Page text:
What is the Among Us game?
This is one of the best short descriptions ever:
An online and local party game of teamwork and betrayal for 4-10 players…in space!
Who wouldn’t want to play a game that offers those things? Here’s the official Apple App Store description:
Play online or over local WiFi with 4-10 players as you attempt to prep your spaceship for departure, but beware as one will be an impostor bent on killing everyone! Crew mates can win by completing all tasks or discovering and voting the impostor off the ship. The Impostor can use sabotage to cause chaos, making for easier kills and better alibis.
[Excerpted from Wikipedia] The game has been around since 2018, but SURGED to popularity in the US in the summer of 2020 due to Twitch streamer Chance ‘Sodapoppin’ Morris and his streaming of the game to his massive following. In September 2020, it received 100 million downloads (more than doubling August downloads), as well as gaining nearly 400 thousand concurrent players on Steam. 
App Category: Games
Corporate website: InnerSloth
APP Store rating:
What do parents need to know about Among Us?
The game is fun. Seriously! If you’re with family for a party, be prepared for a great laugh. We’ve had many parents delighted that there’s finally a game that their kids think is cool and isn’t totally inappropriate (or complicated for us parents!).
Among Us collects data (driven by Google) in order to serve up ads when you’re on the free version. Here’s the disclaimer you see when setting up the app.
Among Us allows players to connect with other players from anywhere. This of course brings the inherent stranger risk that any online game has. The game also has in-game chatting, which you can see in the image below. BONUS – you can select a “Censor Chat” in settings and it does a decent job “****-ing” out swear words. It did well with the standard naughty words, but it let “fricken” through (lol). But again, there’s always greater risks when chatting with online strangers. Also, note that usernames from other players can be mature. You just can’t control that.
Special “stranger” note from a mom who posted on our Facebook page:
“I have now seen twice [where] people ask for Snapchat usernames, and one person asked if I’m male or female then asked for [a] Snap name from someone else. Freaked me out. Something to watch for in the pregame chats.”
Here’s are 2 digital truths that impact Among Us:
- Where the kids are is ALWAYS where the predators are.
- All digital environments with chat ALWAYS struggle with the content being shared. I don’t care how good their syntax controls are.
I suspect we will soon see news stories detailing how Among Us was used by a predator to groom a kid. It eventually happens in every app with public chat. For this reason, we believe that a more appropriate age for the app should be 12+ and if you allow elementary-aged kist to play it, it should always be supervised by a parent.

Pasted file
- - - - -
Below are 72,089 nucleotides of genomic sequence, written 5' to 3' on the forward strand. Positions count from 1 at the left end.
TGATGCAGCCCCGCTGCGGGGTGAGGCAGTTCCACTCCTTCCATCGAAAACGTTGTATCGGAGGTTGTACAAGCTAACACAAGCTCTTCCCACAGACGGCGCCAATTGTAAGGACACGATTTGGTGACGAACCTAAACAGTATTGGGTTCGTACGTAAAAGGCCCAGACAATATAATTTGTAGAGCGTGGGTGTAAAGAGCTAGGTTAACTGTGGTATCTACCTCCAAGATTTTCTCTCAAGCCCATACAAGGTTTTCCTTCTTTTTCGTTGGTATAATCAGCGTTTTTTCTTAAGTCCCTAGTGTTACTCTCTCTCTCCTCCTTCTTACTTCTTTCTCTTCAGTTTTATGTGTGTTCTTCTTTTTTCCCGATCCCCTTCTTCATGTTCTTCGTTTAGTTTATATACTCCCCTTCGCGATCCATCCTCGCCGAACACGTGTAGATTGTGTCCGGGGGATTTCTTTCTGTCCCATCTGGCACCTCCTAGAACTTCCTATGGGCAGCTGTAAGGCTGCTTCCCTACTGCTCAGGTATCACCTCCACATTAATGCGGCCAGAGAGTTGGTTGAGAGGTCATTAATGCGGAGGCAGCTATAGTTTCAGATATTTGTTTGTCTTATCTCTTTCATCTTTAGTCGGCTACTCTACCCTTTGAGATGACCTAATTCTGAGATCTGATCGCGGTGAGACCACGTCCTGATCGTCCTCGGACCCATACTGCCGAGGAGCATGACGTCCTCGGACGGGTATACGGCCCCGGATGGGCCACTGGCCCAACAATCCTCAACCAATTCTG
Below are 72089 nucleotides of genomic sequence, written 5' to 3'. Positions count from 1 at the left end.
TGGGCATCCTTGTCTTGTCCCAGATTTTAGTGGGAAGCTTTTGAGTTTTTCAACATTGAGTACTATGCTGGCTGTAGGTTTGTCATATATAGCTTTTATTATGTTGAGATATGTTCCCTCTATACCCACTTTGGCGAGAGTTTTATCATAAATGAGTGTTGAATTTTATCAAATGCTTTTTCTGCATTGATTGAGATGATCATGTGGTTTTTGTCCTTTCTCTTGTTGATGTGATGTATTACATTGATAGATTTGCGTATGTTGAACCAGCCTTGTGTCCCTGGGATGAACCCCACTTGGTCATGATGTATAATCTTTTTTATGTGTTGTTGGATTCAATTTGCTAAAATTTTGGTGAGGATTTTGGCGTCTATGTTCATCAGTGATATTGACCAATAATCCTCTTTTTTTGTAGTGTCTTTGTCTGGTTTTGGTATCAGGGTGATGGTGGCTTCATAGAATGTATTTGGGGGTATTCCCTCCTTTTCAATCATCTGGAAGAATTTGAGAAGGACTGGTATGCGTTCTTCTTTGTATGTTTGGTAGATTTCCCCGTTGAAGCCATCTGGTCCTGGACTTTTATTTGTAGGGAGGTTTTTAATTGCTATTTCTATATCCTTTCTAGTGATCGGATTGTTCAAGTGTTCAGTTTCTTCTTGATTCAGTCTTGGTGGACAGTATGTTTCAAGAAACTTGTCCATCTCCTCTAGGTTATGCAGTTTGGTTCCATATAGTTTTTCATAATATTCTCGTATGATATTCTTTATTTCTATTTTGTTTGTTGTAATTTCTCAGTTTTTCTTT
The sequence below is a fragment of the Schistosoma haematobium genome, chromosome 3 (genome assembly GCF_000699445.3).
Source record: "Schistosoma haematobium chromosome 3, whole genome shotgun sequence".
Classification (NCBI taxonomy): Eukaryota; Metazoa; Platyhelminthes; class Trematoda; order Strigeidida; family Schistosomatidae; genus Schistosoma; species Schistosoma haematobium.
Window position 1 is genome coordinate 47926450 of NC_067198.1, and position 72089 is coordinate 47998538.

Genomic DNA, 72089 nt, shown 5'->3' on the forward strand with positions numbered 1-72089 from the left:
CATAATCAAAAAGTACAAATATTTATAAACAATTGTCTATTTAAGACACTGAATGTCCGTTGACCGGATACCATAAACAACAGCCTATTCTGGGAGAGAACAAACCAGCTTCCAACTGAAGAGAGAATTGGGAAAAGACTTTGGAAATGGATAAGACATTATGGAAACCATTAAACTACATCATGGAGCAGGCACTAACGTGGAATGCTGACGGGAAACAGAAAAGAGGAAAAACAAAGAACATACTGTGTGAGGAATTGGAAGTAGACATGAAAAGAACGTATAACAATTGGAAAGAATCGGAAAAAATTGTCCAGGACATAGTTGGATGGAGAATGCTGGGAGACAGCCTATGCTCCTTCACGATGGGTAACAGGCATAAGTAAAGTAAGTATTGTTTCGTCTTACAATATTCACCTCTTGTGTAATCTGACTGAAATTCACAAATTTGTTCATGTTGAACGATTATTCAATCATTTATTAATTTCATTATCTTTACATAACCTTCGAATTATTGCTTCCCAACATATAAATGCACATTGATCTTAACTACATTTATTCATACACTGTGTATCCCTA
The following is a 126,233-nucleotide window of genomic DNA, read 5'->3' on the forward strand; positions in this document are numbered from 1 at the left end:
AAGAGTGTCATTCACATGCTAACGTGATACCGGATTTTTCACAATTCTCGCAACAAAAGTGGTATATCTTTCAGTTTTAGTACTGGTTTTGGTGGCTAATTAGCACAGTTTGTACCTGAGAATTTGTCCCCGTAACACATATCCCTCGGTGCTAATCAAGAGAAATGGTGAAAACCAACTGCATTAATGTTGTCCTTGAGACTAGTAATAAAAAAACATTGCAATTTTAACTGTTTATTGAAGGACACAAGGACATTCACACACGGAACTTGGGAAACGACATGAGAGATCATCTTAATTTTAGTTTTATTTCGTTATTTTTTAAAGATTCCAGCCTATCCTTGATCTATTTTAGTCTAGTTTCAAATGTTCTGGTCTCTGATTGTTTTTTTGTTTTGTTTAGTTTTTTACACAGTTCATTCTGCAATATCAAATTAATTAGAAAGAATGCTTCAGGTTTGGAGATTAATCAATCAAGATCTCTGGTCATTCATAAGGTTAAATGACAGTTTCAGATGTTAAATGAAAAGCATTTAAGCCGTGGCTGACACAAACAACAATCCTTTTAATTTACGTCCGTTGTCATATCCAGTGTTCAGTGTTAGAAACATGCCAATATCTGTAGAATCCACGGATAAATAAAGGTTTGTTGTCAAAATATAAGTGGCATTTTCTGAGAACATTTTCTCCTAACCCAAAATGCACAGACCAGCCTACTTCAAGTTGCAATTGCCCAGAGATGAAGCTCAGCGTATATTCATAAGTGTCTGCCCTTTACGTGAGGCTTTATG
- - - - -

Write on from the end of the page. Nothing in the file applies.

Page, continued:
Related post: Tricky People – Stranger Danger in the Digital Age
There are 3 different options for playing the game: (1) being the host device for other local network players, (2) playing online with others, or (3) using a private invite code from (1) to join them.
Our final note is that the game can be played on Steam via a PC, which does make it slightly more attractive for monitoring play for younger players as they get started. Hopefully, that Chromebook, laptop, or PC is in a public place!
Among Us Steam page: https://store.steampowered.com/app/945360/Among_Us/
The bottom line: Is Among Us safe for your kids?
- Due to the public chat, the age of app in the App Stores should be at least 12+.
- Anyone younger than 12 should be supervised 100% of the time while playing Among Us.
This app can be a lot of fun, if you have strong digital trust with your kid. Just make sure they know how to handle strangers, to avoid naughty chat, and YOU as the parent have to play it with them first! Maybe you both join an online game together?
- Stay current on the digital landscape by registering for our free, weekly parent webinars.
- If you want to allow kids to pick apps but with permission – Set up Family Sharing (iPhone) or Family Link (Android).
- If you want to prevent access to app stores altogether – Turn off the App Store in Screen Time (iPhone) or use an App Lock (Android).
*There might be affiliate links throughout this post because we’ve tested and trust a small list of parental control solutions. Our work saves you time! If you decide that you agree with us, then we may earn a small commission, which does nothing to your price. Enjoy!